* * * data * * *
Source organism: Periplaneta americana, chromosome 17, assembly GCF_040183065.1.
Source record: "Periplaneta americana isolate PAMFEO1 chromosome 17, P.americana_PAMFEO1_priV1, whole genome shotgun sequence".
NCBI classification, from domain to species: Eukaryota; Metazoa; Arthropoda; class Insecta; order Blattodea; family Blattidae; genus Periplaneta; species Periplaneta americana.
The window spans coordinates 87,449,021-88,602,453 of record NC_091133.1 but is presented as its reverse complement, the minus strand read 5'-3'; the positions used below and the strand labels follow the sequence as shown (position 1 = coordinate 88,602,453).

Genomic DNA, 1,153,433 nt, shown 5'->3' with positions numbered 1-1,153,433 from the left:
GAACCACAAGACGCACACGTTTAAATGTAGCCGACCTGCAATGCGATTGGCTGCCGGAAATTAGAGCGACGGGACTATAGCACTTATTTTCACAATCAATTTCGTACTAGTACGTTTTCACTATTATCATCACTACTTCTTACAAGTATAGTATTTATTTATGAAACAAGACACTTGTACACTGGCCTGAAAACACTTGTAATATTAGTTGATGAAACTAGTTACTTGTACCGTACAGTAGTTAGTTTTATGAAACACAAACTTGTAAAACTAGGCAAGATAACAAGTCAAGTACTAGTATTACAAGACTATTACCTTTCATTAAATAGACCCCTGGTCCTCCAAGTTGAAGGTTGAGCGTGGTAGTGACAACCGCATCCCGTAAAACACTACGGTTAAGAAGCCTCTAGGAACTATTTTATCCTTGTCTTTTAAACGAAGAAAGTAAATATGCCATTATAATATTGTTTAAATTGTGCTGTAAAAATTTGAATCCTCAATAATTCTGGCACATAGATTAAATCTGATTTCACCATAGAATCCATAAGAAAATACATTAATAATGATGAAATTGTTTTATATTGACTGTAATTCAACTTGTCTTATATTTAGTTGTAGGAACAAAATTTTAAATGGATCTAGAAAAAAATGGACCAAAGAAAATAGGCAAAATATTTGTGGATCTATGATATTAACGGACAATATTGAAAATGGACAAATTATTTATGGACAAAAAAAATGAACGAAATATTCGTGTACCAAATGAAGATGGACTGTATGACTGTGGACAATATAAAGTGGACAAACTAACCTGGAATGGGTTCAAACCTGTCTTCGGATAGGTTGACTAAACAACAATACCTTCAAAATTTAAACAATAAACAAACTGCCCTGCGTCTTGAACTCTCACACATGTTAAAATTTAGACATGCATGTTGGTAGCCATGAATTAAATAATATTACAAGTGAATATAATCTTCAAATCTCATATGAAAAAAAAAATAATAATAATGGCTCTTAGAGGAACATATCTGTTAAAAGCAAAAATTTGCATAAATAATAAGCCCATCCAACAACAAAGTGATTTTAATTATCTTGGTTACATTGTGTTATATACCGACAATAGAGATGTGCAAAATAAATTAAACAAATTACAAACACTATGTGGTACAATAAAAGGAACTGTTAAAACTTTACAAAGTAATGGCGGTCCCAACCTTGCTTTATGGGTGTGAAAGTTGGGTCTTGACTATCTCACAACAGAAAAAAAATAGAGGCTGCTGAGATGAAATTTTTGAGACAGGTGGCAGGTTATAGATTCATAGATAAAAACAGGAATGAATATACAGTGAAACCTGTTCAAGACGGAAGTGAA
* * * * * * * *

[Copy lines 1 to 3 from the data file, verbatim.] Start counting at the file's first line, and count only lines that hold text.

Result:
Source organism: Periplaneta americana, chromosome 17, assembly GCF_040183065.1.
Source record: "Periplaneta americana isolate PAMFEO1 chromosome 17, P.americana_PAMFEO1_priV1, whole genome shotgun sequence".
NCBI classification, from domain to species: Eukaryota; Metazoa; Arthropoda; class Insecta; order Blattodea; family Blattidae; genus Periplaneta; species Periplaneta americana.